**Context**

In the boardgame Azul, your goal is to complete as much as possible of a $5\times5$ board by placing 25 tiles of 5 different colours (5 tiles of each colour) so that no colour appears twice in a row or column. For the normal mode, the tiles must be placed following a predefined pattern, which can be seen here and that I represent with the following matrix $P$, where each letter represents a different colour:

$$P = \begin{bmatrix}a & b & c & d & e\\ e & a & b & c & d\\ d & e & a & b & c \\ c & d & e & a & b \\ b & c & d & e & a\end{bmatrix}$$

The advanced playing mode has no predefined pattern, so you can come up with your own, while respecting the constraint that no colour appears twice in each row or column.

I've realised that I can build valid patterns by permutating the rows and columns of the predefined pattern, as these operation preserve the number of different colours in each row or column. The resulting pattern $P'$ can be represented by $R \times P \times C$, where $R$ and $C$ are two permutation matrices indicating the rows and columns to permutate, respectively. For example:

$$P' = \begin{bmatrix} 1 & 0 & 0 & 0 & 0 \\ 0 & 0 & 1 & 0 & 0 \\ 0 & 0 & 0 & 0 & 1 \\ 0 & 0 & 0 & 1 & 0 \\ 0 & 1 & 0 & 0 & 0\end{bmatrix} \times \begin{bmatrix} a & b & c & d & e\\ e & a & b & c & d\\ d & e & a & b & c \\ c & d & e & a & b \\ b & c & d & e & a\end{bmatrix} \times \begin{bmatrix} 1 & 0 & 0 & 0 & 0 \\ 0 & 0 & 1 & 0 & 0 \\ 0 & 1 & 0 & 0 & 0 \\ 0 & 0 & 0 & 1 & 0 \\ 0 & 0 & 0 & 0 & 1\end{bmatrix} = \begin{bmatrix} a & c & b & d & e\\ d & a & e & b & c\\ b & d & c & e & a\\ c & e & d & a & b\\ e & b & a & c & d\\\end{bmatrix}$$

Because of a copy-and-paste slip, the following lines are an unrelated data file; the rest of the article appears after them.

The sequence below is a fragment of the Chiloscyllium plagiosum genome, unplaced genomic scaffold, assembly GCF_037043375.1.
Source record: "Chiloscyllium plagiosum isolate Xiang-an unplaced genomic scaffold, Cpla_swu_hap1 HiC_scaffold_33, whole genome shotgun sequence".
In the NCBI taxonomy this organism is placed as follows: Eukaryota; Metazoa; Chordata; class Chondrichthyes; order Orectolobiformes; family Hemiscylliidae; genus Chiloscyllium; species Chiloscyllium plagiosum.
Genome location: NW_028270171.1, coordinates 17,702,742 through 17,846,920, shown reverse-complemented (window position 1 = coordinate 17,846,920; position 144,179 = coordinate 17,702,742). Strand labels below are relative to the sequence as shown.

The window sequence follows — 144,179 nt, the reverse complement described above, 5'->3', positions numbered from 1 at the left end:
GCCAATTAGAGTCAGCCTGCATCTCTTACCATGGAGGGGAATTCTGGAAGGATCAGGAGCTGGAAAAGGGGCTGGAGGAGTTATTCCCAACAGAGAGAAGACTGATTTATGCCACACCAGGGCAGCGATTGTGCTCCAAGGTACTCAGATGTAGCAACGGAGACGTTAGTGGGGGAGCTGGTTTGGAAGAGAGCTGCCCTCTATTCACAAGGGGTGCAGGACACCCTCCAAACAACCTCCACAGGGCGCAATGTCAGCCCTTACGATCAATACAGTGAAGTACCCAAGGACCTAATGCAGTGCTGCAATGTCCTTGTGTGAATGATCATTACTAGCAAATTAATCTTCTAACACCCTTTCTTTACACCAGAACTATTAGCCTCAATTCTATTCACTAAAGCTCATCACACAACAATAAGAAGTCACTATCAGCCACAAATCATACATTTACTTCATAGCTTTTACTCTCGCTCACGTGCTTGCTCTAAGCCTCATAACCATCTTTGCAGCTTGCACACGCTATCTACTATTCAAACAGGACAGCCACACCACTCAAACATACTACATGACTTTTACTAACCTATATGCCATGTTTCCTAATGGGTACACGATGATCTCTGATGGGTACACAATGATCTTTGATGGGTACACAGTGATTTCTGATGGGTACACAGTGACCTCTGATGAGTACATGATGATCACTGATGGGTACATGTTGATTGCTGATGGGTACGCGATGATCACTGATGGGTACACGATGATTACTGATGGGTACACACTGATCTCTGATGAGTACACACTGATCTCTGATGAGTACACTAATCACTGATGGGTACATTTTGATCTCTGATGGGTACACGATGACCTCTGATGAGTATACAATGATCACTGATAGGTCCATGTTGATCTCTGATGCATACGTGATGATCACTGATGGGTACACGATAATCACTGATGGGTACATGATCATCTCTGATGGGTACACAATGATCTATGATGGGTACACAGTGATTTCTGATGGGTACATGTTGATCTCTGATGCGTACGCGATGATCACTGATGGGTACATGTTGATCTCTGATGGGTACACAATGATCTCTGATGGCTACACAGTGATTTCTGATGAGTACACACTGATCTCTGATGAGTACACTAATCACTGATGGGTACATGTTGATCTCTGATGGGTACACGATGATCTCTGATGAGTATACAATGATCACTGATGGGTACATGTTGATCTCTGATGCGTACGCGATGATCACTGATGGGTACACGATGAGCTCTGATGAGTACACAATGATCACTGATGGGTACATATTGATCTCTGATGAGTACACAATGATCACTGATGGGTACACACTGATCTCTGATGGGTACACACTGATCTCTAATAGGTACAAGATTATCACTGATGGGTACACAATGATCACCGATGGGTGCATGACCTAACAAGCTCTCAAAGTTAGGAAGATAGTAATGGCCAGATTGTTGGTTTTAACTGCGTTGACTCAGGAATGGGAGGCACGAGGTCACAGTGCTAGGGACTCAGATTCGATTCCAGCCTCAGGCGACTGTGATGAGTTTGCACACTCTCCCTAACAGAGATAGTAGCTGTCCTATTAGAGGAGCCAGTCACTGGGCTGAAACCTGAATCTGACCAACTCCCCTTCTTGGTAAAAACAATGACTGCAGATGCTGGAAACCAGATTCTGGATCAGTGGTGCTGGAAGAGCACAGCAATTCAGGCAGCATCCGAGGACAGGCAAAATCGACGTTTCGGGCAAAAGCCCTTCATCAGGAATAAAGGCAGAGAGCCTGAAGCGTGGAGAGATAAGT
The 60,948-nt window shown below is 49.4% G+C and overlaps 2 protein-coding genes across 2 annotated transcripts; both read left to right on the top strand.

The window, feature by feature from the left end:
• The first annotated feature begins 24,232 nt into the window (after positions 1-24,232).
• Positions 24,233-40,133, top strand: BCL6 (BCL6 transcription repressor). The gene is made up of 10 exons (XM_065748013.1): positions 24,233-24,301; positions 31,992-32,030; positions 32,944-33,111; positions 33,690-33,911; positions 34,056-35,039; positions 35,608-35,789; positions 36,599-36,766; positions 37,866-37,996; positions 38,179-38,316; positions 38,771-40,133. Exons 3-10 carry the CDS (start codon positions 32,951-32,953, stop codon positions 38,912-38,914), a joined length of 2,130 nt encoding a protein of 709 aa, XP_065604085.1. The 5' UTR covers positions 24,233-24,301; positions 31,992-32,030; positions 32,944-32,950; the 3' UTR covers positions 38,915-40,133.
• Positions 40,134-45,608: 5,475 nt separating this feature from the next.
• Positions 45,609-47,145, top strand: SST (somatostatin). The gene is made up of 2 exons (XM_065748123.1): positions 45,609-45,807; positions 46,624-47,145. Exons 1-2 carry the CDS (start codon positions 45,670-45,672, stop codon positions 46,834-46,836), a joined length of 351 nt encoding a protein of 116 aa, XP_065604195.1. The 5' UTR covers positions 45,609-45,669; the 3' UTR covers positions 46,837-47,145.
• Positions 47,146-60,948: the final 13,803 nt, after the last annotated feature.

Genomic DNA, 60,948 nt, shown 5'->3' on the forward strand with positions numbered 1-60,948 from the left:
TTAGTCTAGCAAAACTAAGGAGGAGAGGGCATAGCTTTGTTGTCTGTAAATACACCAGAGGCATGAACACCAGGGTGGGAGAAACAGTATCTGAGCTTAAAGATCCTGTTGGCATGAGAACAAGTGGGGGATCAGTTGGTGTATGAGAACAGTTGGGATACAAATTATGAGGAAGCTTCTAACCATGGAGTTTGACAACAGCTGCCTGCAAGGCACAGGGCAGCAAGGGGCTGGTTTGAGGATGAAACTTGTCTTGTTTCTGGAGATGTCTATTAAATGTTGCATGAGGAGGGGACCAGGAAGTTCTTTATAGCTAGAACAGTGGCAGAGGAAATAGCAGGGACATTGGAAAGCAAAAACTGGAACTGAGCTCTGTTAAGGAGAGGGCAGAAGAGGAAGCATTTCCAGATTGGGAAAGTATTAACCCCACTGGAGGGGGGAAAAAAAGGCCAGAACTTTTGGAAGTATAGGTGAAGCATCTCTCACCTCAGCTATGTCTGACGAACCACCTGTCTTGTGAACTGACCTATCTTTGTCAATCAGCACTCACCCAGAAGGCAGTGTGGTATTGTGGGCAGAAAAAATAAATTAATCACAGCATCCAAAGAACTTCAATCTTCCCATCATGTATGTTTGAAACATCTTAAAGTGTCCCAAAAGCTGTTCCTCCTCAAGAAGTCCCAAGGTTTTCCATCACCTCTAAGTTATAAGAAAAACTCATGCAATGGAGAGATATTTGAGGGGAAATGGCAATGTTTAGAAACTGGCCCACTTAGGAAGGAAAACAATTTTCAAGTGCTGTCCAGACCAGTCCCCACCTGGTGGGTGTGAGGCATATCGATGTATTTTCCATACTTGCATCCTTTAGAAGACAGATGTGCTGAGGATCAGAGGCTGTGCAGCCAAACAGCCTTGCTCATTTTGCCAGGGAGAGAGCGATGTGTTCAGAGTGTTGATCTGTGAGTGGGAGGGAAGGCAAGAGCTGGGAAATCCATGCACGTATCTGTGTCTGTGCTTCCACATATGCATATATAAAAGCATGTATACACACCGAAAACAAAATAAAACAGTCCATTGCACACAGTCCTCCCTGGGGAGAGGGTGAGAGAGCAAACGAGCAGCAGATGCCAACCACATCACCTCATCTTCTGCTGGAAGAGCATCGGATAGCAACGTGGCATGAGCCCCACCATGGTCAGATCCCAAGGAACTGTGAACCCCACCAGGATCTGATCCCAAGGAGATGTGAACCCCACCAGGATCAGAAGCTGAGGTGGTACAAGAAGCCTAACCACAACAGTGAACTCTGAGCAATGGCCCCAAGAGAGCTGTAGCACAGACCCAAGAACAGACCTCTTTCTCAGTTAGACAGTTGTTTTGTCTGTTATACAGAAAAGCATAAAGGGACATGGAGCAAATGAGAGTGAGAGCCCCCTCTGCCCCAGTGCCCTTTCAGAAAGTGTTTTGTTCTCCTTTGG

Which is a valid pattern.

Since there are $5!$ permutation matrix, I have managed to create $(5!)^2 = 14400$ valid patterns this way, although each pattern appears 5 times, so only 2880 of them are distinct.

**Questions**

Is there a valid pattern that can't be created by the permutation of rows and columns of $P$? Does the same answer hold true for matrices of higher order?

For patterns of order 3, I checked and all the valid patterns are permutations of rows and columns of $P$, but brute-forcing this doesn't scale particularly well.

Given $P$ and $P'$, how can I find the permutations matrices $C$ and $R$ that transform $P$ into $P'$?